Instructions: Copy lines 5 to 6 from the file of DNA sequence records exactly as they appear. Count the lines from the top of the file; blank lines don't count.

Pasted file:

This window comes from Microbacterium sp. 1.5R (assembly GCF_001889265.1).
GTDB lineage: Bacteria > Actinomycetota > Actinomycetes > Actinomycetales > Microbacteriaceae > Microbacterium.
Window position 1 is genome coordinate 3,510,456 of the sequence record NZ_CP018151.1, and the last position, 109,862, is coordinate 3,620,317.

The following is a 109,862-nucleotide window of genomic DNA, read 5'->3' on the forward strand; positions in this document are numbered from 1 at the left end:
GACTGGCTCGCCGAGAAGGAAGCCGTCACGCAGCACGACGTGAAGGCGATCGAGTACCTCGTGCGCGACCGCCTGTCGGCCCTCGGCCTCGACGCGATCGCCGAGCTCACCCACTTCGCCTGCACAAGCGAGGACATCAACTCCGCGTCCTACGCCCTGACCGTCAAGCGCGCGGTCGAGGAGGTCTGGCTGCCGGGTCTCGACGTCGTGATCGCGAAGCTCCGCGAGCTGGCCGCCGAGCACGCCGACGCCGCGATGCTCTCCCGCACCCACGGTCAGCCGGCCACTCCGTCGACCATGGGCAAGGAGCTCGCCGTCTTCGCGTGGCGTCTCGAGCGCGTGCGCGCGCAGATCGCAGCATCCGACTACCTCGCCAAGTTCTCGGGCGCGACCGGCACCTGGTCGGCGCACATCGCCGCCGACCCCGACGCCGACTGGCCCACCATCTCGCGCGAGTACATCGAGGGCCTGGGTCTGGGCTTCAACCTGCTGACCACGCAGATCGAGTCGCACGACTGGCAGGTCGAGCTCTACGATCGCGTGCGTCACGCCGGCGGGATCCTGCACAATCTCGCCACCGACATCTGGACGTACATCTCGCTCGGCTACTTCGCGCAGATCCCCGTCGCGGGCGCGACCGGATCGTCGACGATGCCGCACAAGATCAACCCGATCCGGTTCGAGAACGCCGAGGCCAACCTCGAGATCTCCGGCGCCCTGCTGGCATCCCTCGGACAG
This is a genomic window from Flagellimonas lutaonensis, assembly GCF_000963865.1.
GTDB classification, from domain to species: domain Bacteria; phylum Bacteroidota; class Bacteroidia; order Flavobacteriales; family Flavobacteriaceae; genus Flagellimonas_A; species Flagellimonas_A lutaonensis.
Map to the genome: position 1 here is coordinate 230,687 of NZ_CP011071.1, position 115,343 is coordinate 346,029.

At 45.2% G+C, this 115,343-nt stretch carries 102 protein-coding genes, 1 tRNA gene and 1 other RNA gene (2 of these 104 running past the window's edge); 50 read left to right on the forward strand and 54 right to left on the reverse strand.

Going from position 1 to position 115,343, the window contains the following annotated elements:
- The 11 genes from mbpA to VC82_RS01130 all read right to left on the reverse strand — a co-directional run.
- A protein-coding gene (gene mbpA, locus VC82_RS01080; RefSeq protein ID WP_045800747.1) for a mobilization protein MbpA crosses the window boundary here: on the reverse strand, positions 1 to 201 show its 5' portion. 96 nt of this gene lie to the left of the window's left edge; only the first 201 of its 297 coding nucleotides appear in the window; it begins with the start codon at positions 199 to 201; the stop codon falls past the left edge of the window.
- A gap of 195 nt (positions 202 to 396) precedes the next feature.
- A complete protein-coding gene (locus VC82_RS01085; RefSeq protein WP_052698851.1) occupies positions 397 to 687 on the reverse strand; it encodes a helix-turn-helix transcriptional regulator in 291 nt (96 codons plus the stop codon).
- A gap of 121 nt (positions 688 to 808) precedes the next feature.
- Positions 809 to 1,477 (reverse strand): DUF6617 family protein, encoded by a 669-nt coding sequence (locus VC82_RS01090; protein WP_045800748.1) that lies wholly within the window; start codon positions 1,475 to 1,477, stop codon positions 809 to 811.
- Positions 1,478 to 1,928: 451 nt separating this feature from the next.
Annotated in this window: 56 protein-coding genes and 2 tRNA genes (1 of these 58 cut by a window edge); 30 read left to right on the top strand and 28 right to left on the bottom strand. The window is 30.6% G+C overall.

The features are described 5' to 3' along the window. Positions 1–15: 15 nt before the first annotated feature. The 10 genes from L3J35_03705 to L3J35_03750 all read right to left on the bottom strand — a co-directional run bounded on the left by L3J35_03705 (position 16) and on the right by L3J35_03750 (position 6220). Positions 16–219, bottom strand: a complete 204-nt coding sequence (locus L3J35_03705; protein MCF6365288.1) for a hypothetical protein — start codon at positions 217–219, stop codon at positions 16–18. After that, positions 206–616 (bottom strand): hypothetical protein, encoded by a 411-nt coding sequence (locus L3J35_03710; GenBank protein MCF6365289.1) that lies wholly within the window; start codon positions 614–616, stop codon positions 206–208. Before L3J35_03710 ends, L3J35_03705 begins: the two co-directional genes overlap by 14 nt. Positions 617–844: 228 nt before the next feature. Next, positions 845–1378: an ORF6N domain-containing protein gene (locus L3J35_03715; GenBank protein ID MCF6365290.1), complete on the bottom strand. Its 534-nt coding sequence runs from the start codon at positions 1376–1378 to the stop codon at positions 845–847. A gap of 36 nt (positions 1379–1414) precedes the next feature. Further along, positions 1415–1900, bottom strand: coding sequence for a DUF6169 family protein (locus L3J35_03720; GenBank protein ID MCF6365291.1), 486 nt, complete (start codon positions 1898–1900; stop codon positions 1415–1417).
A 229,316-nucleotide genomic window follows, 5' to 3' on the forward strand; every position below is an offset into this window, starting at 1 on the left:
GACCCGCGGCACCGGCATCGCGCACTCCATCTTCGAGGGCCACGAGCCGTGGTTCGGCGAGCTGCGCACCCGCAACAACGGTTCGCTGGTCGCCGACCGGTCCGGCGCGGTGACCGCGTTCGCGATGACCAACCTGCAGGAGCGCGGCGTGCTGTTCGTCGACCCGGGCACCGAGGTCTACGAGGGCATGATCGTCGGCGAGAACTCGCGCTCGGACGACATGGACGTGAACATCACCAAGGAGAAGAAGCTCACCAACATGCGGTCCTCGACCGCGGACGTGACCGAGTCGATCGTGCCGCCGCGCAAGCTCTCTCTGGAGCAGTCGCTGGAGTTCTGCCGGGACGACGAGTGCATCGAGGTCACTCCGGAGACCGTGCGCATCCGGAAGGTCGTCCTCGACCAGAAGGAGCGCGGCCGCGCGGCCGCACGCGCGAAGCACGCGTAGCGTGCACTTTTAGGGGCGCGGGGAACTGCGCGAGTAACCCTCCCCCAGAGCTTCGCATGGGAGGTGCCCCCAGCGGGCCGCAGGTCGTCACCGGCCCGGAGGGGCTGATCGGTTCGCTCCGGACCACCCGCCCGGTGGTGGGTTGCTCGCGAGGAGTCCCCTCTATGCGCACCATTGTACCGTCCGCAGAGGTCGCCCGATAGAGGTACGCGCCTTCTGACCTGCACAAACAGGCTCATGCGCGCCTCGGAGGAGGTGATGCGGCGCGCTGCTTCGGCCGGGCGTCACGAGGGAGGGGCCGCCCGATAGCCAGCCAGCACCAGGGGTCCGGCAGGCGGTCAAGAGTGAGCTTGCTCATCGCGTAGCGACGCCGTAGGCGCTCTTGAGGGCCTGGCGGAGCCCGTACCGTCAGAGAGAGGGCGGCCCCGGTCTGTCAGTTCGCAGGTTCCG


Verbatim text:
GACTGGCTCGCCGAGAAGGAAGCCGTCACGCAGCACGACGTGAAGGCGATCGAGTACCTCGTGCGCGACCGCCTGTCGGCCCTCGGCCTCGACGCGATCGCCGAGCTCACCCACTTCGCCTGCACAAGCGAGGACATCAACTCCGCGTCCTACGCCCTGACCGTCAAGCGCGCGGTCGAGGAGGTCTGGCTGCCGGGTCTCGACGTCGTGATCGCGAAGCTCCGCGAGCTGGCCGCCGAGCACGCCGACGCCGCGATGCTCTCCCGCACCCACGGTCAGCCGGCCACTCCGTCGACCATGGGCAAGGAGCTCGCCGTCTTCGCGTGGCGTCTCGAGCGCGTGCGCGCGCAGATCGCAGCATCCGACTACCTCGCCAAGTTCTCGGGCGCGACCGGCACCTGGTCGGCGCACATCGCCGCCGACCCCGACGCCGACTGGCCCACCATCTCGCGCGAGTACATCGAGGGCCTGGGTCTGGGCTTCAACCTGCTGACCACGCAGATCGAGTCGCACGACTGGCAGGTCGAGCTCTACGATCGCGTGCGTCACGCCGGCGGGATCCTGCACAATCTCGCCACCGACATCTGGACGTACATCTCGCTCGGCTACTTCGCGCAGATCCCCGTCGCGGGCGCGACCGGATCGTCGACGATGCCGCACAAGATCAACCCGATCCGGTTCGAGAACGCCGAGGCCAACCTCGAGATCTCCGGCGCCCTGCTGGCATCCCTCGGACAG
This is a genomic window from Flagellimonas lutaonensis, assembly GCF_000963865.1.